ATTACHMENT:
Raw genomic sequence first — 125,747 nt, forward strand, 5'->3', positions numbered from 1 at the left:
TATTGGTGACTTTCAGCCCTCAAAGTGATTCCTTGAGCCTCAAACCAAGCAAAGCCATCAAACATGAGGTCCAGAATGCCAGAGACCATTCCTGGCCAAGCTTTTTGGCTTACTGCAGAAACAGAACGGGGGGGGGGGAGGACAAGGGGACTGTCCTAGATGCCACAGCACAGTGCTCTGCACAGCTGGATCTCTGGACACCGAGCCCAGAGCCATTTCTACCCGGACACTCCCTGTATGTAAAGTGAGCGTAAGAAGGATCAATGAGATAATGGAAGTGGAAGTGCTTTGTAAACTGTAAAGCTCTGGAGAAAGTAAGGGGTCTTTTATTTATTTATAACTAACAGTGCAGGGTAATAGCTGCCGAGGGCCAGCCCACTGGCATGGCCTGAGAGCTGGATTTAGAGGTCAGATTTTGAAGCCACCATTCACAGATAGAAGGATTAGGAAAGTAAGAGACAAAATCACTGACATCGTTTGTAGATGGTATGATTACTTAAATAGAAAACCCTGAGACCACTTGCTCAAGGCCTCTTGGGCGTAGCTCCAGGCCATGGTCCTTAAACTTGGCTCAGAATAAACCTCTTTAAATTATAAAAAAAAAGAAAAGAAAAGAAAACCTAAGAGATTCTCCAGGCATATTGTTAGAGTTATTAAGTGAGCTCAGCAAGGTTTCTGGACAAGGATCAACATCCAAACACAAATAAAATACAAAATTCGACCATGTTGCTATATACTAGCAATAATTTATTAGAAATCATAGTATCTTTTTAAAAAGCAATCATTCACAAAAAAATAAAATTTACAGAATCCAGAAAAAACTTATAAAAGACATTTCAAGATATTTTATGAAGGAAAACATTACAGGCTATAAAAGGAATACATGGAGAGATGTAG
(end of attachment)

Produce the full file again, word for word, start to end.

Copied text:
Raw genomic sequence first — 125,747 nt, forward strand, 5'->3', positions numbered from 1 at the left:
TATTGGTGACTTTCAGCCCTCAAAGTGATTCCTTGAGCCTCAAACCAAGCAAAGCCATCAAACATGAGGTCCAGAATGCCAGAGACCATTCCTGGCCAAGCTTTTTGGCTTACTGCAGAAACAGAACGGGGGGGGGGGAGGACAAGGGGACTGTCCTAGATGCCACAGCACAGTGCTCTGCACAGCTGGATCTCTGGACACCGAGCCCAGAGCCATTTCTACCCGGACACTCCCTGTATGTAAAGTGAGCGTAAGAAGGATCAATGAGATAATGGAAGTGGAAGTGCTTTGTAAACTGTAAAGCTCTGGAGAAAGTAAGGGGTCTTTTATTTATTTATAACTAACAGTGCAGGGTAATAGCTGCCGAGGGCCAGCCCACTGGCATGGCCTGAGAGCTGGATTTAGAGGTCAGATTTTGAAGCCACCATTCACAGATAGAAGGATTAGGAAAGTAAGAGACAAAATCACTGACATCGTTTGTAGATGGTATGATTACTTAAATAGAAAACCCTGAGACCACTTGCTCAAGGCCTCTTGGGCGTAGCTCCAGGCCATGGTCCTTAAACTTGGCTCAGAATAAACCTCTTTAAATTATAAAAAAAAAGAAAAGAAAAGAAAACCTAAGAGATTCTCCAGGCATATTGTTAGAGTTATTAAGTGAGCTCAGCAAGGTTTCTGGACAAGGATCAACATCCAAACACAAATAAAATACAAAATTCGACCATGTTGCTATATACTAGCAATAATTTATTAGAAATCATAGTATCTTTTTAAAAAGCAATCATTCACAAAAAAATAAAATTTACAGAATCCAGAAAAAACTTATAAAAGACATTTCAAGATATTTTATGAAGGAAAACATTACAGGCTATAAAAGGAATACATGGAGAGATGTAG